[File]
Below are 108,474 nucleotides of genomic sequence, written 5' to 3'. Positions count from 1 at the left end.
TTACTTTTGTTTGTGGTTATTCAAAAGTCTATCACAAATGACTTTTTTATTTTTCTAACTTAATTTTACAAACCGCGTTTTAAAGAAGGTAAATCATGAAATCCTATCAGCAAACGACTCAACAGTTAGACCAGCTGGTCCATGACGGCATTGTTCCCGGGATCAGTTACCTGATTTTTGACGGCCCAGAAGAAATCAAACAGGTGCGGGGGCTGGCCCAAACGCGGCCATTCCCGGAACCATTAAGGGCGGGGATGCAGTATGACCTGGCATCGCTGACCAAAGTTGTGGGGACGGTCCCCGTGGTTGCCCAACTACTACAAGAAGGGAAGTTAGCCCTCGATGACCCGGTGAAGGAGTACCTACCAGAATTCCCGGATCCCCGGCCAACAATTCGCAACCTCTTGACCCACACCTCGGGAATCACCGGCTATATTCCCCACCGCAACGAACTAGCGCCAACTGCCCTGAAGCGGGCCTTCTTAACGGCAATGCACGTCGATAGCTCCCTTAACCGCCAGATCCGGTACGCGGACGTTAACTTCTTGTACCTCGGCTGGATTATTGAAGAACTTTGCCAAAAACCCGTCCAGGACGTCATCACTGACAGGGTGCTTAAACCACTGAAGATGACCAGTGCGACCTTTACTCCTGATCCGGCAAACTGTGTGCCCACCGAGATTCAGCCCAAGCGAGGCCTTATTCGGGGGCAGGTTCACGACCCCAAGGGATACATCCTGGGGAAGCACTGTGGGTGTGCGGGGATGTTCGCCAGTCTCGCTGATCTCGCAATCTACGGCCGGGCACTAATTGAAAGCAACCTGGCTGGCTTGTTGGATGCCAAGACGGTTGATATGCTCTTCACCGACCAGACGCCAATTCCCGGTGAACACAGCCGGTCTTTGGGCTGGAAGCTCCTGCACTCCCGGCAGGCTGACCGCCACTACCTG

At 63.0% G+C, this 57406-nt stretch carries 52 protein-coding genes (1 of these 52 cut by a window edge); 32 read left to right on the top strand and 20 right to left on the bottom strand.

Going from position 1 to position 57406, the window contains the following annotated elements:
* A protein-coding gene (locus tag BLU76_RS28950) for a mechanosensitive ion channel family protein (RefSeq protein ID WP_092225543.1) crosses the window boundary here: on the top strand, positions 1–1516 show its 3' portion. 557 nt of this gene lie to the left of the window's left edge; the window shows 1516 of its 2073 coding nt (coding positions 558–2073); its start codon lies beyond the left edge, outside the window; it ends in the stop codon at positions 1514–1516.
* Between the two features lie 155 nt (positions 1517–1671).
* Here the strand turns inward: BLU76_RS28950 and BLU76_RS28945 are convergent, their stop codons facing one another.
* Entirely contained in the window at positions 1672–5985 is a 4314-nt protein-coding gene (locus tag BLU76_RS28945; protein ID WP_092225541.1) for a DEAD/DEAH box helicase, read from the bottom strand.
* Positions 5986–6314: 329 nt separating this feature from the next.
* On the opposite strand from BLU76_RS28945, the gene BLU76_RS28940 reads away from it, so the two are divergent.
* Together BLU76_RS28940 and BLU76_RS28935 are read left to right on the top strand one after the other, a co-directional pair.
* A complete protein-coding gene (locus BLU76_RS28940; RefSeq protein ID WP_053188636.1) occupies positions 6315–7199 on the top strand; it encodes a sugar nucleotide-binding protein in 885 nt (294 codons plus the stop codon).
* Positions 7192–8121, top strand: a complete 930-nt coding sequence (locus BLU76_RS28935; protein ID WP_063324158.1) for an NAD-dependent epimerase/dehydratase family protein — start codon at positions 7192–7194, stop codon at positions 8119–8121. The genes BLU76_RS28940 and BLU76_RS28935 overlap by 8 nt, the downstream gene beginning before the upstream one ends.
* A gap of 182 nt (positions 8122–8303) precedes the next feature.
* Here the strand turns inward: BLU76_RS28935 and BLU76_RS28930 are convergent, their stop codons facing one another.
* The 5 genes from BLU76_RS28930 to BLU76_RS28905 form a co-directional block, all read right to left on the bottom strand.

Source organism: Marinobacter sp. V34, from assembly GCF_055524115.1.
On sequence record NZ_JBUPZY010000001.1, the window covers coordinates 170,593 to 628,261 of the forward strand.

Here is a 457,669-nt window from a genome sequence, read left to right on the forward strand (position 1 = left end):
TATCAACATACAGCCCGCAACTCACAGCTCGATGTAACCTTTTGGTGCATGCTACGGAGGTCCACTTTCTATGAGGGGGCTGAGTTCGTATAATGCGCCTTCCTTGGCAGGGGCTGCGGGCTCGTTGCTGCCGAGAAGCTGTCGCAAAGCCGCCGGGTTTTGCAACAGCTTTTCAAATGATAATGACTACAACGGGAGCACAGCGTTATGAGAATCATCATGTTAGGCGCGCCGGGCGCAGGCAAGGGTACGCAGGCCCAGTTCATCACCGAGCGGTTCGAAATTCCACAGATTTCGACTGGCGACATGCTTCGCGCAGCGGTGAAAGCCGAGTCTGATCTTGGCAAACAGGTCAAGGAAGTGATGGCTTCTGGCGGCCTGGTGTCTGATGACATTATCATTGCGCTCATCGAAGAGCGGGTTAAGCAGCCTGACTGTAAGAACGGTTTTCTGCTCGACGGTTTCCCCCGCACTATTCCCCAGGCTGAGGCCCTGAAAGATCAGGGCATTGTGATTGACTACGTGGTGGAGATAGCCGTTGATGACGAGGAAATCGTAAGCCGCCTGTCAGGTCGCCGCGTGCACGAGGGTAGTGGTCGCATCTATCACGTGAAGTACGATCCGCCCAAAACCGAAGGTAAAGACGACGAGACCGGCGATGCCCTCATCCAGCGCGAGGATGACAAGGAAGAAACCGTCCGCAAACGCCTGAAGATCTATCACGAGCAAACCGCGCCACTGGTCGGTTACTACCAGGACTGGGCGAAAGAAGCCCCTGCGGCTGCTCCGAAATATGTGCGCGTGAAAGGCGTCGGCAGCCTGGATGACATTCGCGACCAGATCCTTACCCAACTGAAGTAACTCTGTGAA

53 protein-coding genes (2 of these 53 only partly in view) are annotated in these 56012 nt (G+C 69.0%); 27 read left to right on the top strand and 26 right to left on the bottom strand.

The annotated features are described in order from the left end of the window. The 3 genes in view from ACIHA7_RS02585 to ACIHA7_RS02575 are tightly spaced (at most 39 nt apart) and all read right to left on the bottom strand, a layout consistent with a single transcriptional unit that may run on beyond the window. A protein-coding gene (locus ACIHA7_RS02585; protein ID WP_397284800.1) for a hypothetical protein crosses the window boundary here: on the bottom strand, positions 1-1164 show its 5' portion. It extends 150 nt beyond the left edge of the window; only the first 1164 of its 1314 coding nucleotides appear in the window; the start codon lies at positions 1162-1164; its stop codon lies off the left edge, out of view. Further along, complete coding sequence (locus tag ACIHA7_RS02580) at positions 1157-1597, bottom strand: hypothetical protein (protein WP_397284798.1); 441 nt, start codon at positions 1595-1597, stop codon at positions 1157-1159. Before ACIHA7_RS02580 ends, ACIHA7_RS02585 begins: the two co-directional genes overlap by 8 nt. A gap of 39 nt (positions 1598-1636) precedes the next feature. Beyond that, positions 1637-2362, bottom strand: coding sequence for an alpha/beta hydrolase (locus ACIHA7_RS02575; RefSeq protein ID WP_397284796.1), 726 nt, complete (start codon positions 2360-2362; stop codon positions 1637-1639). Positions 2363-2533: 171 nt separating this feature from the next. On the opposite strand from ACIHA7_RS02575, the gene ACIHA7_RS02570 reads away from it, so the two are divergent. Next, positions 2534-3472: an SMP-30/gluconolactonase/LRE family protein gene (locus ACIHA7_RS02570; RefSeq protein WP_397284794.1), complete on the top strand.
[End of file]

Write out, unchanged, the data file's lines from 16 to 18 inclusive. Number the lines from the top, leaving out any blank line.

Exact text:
* The 5 genes from BLU76_RS28930 to BLU76_RS28905 form a co-directional block, all read right to left on the bottom strand.

Source organism: Marinobacter sp. V34, from assembly GCF_055524115.1.
On sequence record NZ_JBUPZY010000001.1, the window covers coordinates 170,593 to 628,261 of the forward strand.